But the historic nature of the tour threatened to be overshadowed by security jitters.
After a telephone tip, an improvised explosive device was discovered on a bus outside Dublin late Monday, just hours before the queen arrived in Ireland with her husband, Prince Philip. The bomb, described as “viable” by Irish police, was disabled.
Earlier Monday, British police received a coded bomb threat for central London, sparking heightened security in the British capital. Authorities said they suspected the threat came from dissident Irish Republicans.
The Irish police force, which canceled all vacation leave for the second half of May, has deployed more than 8,000 officers to maintain security during the queen’s four-day visit, and the Irish army has mobilized more than 2,000 troops.
The queen is the first reigning British monarch to visit Ireland since the country’s 1922 independence from Britain and an ensuing civil war that ended with the mostly Protestant six counties of Northern Ireland still part of the United Kingdom. The last to visit was her grandfather, King George V, who traveled to Dublin in 1911.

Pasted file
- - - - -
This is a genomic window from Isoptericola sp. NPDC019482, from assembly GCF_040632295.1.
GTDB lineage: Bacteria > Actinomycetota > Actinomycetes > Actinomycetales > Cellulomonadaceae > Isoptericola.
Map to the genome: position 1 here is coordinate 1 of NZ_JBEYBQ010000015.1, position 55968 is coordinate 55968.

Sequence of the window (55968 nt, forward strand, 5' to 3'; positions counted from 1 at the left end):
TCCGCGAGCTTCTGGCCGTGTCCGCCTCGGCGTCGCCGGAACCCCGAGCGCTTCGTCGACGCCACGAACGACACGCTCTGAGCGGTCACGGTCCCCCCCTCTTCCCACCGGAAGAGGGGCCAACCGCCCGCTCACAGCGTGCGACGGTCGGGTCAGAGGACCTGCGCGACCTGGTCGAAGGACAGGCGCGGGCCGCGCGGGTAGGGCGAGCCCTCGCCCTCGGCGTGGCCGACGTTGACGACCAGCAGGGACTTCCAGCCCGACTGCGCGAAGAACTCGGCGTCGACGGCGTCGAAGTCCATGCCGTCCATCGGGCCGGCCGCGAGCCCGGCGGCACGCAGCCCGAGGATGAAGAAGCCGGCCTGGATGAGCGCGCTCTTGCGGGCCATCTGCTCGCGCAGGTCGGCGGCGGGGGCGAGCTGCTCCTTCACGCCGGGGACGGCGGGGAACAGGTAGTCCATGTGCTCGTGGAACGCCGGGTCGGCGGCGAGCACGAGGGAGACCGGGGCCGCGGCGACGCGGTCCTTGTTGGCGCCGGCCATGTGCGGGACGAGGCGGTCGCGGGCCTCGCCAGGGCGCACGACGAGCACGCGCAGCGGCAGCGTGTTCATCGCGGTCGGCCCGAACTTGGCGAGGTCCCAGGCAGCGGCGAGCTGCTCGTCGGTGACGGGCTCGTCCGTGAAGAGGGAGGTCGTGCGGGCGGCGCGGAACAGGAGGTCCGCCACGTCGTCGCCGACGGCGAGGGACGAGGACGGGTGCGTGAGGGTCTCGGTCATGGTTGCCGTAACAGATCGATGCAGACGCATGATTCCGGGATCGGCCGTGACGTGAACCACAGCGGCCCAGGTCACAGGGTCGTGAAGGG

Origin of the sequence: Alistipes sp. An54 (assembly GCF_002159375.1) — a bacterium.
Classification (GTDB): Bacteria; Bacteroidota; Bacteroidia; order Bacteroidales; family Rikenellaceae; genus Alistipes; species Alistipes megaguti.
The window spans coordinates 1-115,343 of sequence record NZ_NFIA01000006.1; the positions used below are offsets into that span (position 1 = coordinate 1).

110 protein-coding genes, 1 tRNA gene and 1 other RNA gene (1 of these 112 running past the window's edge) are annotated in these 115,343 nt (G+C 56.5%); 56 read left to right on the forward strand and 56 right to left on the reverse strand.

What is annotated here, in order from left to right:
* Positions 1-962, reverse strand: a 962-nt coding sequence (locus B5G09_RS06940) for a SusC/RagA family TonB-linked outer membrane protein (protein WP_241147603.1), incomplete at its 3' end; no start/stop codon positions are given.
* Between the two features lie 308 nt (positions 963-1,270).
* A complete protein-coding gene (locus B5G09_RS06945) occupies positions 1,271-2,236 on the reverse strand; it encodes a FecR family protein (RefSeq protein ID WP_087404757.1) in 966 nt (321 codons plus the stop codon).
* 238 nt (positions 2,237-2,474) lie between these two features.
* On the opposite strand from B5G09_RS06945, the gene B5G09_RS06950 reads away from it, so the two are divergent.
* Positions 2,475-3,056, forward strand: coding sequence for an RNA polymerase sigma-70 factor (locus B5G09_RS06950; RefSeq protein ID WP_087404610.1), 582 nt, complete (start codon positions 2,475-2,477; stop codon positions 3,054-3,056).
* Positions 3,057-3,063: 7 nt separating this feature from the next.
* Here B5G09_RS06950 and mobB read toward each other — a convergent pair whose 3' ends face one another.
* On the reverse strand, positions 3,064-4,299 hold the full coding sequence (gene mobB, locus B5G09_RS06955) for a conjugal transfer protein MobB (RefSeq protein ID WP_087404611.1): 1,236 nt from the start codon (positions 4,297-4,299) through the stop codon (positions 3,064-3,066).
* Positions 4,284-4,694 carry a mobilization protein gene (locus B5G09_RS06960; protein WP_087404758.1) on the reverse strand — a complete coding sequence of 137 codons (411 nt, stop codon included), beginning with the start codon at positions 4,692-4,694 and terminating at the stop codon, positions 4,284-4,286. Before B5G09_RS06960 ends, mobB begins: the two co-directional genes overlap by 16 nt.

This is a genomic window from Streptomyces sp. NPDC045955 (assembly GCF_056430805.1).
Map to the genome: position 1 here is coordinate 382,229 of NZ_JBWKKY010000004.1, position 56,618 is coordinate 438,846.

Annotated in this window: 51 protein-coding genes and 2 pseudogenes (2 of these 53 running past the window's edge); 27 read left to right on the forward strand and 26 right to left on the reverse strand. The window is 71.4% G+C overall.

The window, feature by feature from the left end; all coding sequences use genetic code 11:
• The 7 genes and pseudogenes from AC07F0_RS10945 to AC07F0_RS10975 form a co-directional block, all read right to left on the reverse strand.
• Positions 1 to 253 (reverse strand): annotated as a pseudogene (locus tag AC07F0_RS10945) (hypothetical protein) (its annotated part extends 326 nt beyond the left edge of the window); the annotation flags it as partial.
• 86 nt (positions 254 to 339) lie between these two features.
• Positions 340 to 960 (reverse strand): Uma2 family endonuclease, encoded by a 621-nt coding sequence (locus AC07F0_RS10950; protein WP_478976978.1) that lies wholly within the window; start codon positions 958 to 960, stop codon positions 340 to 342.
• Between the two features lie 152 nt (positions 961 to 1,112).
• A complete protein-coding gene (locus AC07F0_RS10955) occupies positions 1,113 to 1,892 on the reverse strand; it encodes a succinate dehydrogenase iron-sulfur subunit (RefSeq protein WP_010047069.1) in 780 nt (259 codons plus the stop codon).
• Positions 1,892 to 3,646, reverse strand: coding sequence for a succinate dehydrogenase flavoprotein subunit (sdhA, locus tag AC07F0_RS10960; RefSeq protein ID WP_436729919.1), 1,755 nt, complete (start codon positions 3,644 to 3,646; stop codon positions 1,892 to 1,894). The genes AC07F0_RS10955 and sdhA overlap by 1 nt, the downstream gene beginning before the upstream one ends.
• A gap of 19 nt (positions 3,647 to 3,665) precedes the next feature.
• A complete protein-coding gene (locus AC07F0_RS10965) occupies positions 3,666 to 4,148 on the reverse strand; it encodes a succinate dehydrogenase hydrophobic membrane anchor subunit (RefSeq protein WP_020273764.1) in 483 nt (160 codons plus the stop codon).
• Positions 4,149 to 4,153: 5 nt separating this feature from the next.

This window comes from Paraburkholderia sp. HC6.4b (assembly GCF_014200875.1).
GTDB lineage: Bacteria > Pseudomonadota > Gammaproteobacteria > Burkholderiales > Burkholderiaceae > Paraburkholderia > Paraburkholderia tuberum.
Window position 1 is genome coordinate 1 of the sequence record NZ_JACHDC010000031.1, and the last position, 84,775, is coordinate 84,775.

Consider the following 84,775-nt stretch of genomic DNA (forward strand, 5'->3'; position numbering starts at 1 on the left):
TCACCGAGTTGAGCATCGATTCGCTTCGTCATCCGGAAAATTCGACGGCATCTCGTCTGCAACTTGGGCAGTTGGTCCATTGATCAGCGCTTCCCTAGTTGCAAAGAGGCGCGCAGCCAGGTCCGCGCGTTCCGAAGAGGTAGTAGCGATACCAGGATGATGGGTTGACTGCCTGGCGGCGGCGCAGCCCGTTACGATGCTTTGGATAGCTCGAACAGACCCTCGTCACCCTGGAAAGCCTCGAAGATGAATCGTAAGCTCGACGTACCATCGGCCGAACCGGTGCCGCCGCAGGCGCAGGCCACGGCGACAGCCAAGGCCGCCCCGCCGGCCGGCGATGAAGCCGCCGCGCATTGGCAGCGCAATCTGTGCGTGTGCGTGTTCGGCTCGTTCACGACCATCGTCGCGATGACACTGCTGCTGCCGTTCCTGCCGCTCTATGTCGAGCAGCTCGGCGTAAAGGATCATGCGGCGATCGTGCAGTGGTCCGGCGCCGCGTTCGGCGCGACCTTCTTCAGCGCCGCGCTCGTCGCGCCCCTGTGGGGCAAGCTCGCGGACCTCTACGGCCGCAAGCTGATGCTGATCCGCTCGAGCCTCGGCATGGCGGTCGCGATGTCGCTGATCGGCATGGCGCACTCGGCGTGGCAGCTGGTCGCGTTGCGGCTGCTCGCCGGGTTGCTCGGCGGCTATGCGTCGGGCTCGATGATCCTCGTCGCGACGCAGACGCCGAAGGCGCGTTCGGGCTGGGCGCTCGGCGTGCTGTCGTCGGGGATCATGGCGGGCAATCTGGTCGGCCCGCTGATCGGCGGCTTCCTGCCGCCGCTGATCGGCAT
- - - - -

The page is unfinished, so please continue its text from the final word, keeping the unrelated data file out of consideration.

Irish President Mary McAleese, who invited the queen, told Ireland’s RTE News network the royal visit was “an extraordinary moment in Irish history, a phenomenal sign and signal of the success of the peace process.”
The queen’s itinerary includes a visit to Dublin’s Croke Park, which is a sports stadium and site of the original Bloody Sunday massacre in 1920 in which British forces opened fire during a Gaelic football match, killing 14 civilians. David Cameron, the British prime minister, is to join the queen Wednesday for a portion of her trip.
The long-anticipated visit by the 85-year-old monarch — a celebration of normalizing relations — was all but unthinkable during the three decades of armed conflict in Northern Ireland known as “the Troubles.” Members of the province’s Catholic minority, seeking equal civil rights and largely backing a unified Ireland, battled Protestant Unionists, who supported continued ties with Britain. The conflict claimed the lives of more than 3,600 people, including Louis Mountbatten, the queen’s cousin.
But the peace process has slowly taken root in Northern Ireland after landmark events such as the Good Friday peace accords in 1998 and the Irish Republican Army’s decommissioning of weapons in 2005.
Still, although a large majority in Northern Ireland supports the peace process, splinter groups opposed to the Catholic-Protestant power-sharing government continue to engage in sporadic bouts of violence.
Several protests were staged in Dublin on Tuesday, leading to more than a dozen arrests. Sinn Fein — whose president, Gerry Adams, has called the queen’s trip “premature and insensitive” — released 1,000 black balloons that floated up across Dublin’s skyline.